Removing Executor for Conflict of Interest Vancouver Estate Litigation Lawyers
Executors are critical cogs in the machinery of administering an estate. An issue that often arises in the context of Estate litigation is when a beneficiary would like to see an executor removed. Courts are reluctant to remove executors solely at the whim or request of a beneficiary in order to respect the principle of testamentary intent. However, there are certain times when it may be appropriate to bring an application to have an executor removed and one context is when the executor finds themself in a conflict of interest.
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In the British Columbia Supreme Court decision of Yeh Estate (Re), 2016 BCSC 1550, the petitioners brought an application to have the executor removed. In this circumstance, the named executor had also commenced an action under the Wills Estates and Succession Act (“WESA”), to have the will under which she was named as executrix varied. The petitioners argued that the Executrix was in a conflict of interest and that she should be removed. The Honorable Mr. Justice Williams summarized the law on this issues as follows:
 I have reviewed the authorities provided by counsel on this issue. It is clear that this Court has a broad discretion—both through its inherent jurisdiction and under s. 31 of the Trustee Act, R.S.B.C. 1996, c. 464—to remove an executor or trustee where a conflict of interest exists: see Mardesic v. Vukovich Estate (1988), 30 B.C.L.R. (2d) 170, at 173–74 (S.C.).
 The main consideration in whether to exercise that discretion is the welfare of the beneficiaries: Thomasson Estate (Re), 2011 BCSC 481, at para. 22. Even a “perceived” conflict of interest between an executor’s personal interests and her duty to act in the interests of the beneficiaries of the will can be sufficient to warrant her removal: Ching Estate (Re), 2016 BCSC 1111, at para. 22.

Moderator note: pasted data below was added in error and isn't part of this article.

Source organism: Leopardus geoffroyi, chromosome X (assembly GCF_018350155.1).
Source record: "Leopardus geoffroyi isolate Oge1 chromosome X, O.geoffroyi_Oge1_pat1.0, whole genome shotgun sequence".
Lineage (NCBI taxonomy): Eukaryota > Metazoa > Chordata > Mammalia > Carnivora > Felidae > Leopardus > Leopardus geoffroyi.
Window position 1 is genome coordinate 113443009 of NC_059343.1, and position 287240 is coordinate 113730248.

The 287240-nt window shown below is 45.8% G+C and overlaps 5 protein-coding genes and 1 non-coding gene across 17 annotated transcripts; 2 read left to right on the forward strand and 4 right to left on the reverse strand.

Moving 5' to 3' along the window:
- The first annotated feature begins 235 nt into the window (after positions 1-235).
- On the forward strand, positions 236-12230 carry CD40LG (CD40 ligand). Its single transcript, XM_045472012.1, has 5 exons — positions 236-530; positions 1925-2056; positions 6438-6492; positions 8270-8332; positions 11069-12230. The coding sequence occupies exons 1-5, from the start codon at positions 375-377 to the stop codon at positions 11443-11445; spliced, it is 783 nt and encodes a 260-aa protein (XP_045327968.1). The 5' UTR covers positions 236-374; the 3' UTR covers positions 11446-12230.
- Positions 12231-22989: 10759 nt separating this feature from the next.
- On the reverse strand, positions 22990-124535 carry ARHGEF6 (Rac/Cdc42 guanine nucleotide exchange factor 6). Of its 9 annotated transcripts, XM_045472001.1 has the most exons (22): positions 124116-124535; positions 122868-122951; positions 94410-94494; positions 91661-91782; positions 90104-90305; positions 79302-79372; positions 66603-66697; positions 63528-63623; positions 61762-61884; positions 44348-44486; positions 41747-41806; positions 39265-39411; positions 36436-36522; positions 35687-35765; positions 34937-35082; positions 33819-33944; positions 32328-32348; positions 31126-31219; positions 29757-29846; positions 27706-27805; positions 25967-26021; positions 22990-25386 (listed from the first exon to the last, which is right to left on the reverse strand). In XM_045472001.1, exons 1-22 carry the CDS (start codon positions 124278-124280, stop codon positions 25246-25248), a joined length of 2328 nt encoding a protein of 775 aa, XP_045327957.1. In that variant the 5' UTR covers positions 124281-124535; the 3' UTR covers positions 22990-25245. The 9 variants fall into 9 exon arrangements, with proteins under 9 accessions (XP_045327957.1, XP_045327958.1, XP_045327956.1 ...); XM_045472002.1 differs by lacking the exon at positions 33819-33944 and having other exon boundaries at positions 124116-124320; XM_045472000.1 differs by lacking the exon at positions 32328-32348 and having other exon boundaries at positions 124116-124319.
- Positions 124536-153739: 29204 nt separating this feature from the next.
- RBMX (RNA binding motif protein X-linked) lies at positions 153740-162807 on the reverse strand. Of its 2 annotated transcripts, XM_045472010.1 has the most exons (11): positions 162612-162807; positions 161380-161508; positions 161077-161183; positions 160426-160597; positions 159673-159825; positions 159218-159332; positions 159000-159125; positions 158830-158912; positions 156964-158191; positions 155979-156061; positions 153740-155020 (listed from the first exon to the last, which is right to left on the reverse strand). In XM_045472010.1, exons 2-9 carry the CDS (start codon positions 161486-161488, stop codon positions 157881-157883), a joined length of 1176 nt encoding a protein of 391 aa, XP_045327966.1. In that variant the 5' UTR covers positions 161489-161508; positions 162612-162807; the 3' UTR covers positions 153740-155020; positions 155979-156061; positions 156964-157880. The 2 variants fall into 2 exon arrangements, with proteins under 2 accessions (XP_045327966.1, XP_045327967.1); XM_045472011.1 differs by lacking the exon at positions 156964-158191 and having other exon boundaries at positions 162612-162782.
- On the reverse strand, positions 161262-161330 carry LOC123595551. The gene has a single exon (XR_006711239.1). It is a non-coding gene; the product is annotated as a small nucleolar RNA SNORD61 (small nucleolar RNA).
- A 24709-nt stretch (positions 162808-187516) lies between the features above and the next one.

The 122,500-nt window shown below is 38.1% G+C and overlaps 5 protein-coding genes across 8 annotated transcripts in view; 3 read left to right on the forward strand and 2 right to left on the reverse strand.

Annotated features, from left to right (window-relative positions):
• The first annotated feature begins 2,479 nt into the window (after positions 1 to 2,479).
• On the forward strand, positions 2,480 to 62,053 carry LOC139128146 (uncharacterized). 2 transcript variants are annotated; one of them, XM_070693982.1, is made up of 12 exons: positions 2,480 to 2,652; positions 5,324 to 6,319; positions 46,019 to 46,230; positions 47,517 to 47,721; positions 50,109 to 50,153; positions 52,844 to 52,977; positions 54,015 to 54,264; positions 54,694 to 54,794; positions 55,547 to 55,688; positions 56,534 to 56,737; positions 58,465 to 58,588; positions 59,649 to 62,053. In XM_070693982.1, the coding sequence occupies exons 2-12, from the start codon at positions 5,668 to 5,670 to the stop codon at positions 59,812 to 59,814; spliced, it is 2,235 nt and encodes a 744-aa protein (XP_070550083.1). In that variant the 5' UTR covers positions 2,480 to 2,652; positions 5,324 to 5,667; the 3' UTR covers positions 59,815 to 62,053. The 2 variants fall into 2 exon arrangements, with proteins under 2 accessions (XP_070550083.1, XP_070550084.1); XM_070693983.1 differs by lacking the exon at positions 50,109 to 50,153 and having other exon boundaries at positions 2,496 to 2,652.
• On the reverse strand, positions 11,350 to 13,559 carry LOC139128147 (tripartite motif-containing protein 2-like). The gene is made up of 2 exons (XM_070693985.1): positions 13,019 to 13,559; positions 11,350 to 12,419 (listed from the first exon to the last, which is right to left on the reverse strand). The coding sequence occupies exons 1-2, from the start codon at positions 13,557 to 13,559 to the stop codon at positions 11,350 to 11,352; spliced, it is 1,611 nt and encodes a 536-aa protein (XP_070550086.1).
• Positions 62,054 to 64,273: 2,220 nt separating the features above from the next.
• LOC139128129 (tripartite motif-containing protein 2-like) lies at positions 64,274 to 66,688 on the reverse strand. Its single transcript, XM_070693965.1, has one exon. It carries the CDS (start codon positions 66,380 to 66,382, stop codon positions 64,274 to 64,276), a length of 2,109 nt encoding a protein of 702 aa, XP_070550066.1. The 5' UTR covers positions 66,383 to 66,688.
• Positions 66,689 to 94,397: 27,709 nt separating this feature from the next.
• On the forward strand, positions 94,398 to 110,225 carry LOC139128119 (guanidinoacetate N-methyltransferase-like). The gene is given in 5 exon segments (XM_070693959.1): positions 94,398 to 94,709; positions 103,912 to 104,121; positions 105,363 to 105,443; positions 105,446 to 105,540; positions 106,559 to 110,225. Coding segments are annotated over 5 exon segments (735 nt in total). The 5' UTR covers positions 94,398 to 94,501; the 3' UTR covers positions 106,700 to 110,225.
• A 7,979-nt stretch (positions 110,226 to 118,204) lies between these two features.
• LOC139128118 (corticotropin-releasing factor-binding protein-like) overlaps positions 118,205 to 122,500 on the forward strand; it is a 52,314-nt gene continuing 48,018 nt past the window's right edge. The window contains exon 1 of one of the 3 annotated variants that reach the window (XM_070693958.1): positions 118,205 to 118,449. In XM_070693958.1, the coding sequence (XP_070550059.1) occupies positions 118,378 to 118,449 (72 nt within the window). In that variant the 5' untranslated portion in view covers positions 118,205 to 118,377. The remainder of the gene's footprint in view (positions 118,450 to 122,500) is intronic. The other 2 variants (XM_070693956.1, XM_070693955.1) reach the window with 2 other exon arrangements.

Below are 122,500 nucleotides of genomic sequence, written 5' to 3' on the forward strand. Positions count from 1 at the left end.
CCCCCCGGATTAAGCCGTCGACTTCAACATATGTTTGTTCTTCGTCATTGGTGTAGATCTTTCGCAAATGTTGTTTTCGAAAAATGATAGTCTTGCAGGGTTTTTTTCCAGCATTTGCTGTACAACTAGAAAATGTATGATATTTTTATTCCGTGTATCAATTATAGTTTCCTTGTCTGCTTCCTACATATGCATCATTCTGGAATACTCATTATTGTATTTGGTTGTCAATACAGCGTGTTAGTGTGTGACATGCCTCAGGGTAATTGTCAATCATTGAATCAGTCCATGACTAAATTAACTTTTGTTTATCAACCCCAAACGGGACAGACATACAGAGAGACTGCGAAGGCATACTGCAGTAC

The respondent’s essential position here is that the will should not be enforced as it reads on its face—that is, that the deceased’s interest in the Property (as it was prior to the transfers) should not pass to the petitioners.
 That puts the respondent in a fundamental conflict of interest. Her position in this dispute (certainly as regards the Property) is squarely at odds with her role as executor to administer the will.
 Accordingly, I will grant the petitioners’ application to remove her.
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If you are involved in Estate Litigation are the beneficiary to an estate and dealing with a problematic executor, contact the Kushner Law Group today to schedule a consultation.